The average dental practice may offer a wide range of career opportunities, aside from dentists, whether your interest is in administrative, patient care, or laboratory duties. Similar to medical assistants, dental assistants may bridge the gap between direct patient care--providing oral care, taking x-rays, sterilizing instruments--and administration, such as working with insurance companies or maintaining patient records. Training generally may take between 9 and 11 months.
However, if the hands-on aspects of patient care greatly appeal to you, dental hygienists work with dentists in much the same way as nurses work with physicians. They clean teeth, perform x-rays, administer anesthesia (depending on state requirements), apply sealants to teeth, or make dental impressions. Because of their high degree of patient care, many dental hygienists may even perform basic preventative dentistry, in lieu of dentists, in certain situations--for instance, in rural communities that lack dentists. Dental hygiene may require about two years of schooling.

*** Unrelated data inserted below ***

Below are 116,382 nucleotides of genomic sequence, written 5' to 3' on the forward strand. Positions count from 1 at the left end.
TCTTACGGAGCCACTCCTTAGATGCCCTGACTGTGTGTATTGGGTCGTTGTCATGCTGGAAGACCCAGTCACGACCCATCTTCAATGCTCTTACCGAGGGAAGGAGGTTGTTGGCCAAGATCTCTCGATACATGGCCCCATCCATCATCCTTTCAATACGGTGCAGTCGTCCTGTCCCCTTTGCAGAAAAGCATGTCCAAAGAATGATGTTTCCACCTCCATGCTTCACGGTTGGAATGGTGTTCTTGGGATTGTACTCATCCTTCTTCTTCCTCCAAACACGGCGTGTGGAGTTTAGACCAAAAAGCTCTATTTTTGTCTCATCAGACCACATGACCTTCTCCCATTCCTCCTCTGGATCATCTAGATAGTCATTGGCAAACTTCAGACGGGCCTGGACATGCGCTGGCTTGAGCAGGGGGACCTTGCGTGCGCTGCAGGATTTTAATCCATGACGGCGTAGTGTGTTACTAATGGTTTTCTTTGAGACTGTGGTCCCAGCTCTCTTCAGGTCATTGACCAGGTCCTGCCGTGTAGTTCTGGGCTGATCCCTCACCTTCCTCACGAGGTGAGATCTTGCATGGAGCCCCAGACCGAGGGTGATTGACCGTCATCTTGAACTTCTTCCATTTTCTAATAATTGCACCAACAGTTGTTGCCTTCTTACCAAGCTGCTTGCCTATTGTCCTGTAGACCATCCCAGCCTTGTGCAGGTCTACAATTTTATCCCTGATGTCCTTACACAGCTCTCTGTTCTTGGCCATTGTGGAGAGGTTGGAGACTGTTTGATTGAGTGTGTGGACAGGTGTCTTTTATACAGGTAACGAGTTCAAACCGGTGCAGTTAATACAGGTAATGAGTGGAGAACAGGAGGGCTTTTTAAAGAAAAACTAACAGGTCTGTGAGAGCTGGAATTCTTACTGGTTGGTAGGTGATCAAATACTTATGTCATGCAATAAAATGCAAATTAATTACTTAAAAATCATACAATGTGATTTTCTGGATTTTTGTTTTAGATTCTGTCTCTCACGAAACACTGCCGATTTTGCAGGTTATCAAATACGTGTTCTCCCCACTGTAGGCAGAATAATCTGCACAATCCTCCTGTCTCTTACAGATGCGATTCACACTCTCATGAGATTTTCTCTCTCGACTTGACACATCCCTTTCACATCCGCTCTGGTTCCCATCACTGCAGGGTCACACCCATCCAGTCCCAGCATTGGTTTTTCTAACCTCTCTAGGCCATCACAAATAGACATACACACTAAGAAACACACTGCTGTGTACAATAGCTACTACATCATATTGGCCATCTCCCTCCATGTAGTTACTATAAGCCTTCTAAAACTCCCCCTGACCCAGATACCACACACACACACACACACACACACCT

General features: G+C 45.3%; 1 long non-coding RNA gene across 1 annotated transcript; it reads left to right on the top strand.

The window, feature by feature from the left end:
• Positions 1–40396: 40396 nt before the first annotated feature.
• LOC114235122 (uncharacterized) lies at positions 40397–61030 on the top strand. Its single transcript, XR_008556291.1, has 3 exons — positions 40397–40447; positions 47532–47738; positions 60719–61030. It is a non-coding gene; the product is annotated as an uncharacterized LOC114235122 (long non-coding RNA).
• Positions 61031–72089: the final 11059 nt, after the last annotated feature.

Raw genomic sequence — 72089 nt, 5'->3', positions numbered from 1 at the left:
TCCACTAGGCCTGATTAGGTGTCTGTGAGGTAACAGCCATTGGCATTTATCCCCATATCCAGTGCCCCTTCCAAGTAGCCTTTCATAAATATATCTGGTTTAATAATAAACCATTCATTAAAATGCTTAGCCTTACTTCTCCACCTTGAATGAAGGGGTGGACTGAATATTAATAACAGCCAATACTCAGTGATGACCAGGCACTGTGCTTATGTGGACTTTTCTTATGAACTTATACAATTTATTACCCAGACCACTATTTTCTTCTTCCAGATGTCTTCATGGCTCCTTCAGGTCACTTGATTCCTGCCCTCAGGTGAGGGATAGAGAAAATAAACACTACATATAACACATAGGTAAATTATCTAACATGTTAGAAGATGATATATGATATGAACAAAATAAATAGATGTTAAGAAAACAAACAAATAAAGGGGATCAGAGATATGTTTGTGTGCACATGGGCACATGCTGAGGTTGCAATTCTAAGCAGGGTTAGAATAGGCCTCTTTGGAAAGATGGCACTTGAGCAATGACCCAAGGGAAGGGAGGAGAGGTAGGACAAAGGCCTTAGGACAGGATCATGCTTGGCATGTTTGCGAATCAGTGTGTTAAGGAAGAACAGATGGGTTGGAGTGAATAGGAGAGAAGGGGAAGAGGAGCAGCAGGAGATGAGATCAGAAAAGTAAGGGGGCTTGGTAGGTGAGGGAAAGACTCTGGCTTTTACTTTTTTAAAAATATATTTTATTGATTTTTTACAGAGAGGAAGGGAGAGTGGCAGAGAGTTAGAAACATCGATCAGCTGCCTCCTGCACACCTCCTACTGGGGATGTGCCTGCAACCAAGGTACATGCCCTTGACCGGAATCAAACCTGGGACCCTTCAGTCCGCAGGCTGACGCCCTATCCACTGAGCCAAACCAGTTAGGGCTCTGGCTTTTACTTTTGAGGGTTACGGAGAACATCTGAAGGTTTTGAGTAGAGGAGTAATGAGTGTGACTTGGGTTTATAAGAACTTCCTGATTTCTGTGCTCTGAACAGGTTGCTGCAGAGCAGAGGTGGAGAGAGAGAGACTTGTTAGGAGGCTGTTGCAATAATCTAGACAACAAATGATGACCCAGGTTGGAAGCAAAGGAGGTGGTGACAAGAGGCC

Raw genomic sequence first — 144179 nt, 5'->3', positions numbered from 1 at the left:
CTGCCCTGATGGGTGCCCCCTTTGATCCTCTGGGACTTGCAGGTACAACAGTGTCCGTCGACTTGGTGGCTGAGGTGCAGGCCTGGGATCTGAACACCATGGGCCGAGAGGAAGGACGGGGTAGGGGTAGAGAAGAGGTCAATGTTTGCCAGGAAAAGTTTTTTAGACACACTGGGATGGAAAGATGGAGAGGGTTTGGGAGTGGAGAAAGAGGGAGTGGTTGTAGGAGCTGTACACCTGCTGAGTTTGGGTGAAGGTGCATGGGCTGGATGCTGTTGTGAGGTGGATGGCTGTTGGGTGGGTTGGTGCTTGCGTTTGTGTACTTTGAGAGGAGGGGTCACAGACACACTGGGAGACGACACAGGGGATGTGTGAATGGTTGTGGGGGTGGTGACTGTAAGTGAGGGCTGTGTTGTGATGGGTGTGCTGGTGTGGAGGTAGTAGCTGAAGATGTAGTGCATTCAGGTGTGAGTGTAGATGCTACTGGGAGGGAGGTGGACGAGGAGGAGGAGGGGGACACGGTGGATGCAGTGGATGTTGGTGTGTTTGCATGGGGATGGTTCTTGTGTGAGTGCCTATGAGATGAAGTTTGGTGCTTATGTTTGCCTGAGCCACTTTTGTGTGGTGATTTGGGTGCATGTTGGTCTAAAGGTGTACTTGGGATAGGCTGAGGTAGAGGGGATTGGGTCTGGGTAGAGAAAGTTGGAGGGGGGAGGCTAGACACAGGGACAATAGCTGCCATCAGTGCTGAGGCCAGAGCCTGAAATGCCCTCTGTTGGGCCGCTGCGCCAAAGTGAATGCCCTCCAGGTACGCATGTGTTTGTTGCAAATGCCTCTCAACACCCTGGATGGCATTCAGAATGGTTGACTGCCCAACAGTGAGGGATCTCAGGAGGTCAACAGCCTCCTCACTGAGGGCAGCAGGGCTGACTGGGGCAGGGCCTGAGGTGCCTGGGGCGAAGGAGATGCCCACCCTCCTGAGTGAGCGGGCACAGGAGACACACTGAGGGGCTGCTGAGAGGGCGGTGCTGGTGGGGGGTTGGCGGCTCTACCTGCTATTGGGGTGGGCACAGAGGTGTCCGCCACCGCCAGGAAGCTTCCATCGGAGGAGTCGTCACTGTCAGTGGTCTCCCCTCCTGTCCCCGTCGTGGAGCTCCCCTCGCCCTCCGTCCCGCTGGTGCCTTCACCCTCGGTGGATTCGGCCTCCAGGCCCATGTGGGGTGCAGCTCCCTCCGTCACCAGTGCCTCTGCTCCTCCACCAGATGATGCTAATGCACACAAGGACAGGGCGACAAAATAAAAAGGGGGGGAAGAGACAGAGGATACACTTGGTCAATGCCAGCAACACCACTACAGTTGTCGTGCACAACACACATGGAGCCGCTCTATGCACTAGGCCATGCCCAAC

If it's the science of dentistry that you like, but don't want to attend dental school and become a dentist, you could pursue two years of schooling to work as a dental laboratory technician. With very little patient interaction, this job may put you in direct contact with sophisticated technology, using dental impressions to create prostheses (false teeth), crowns, or orthodontic appliances.
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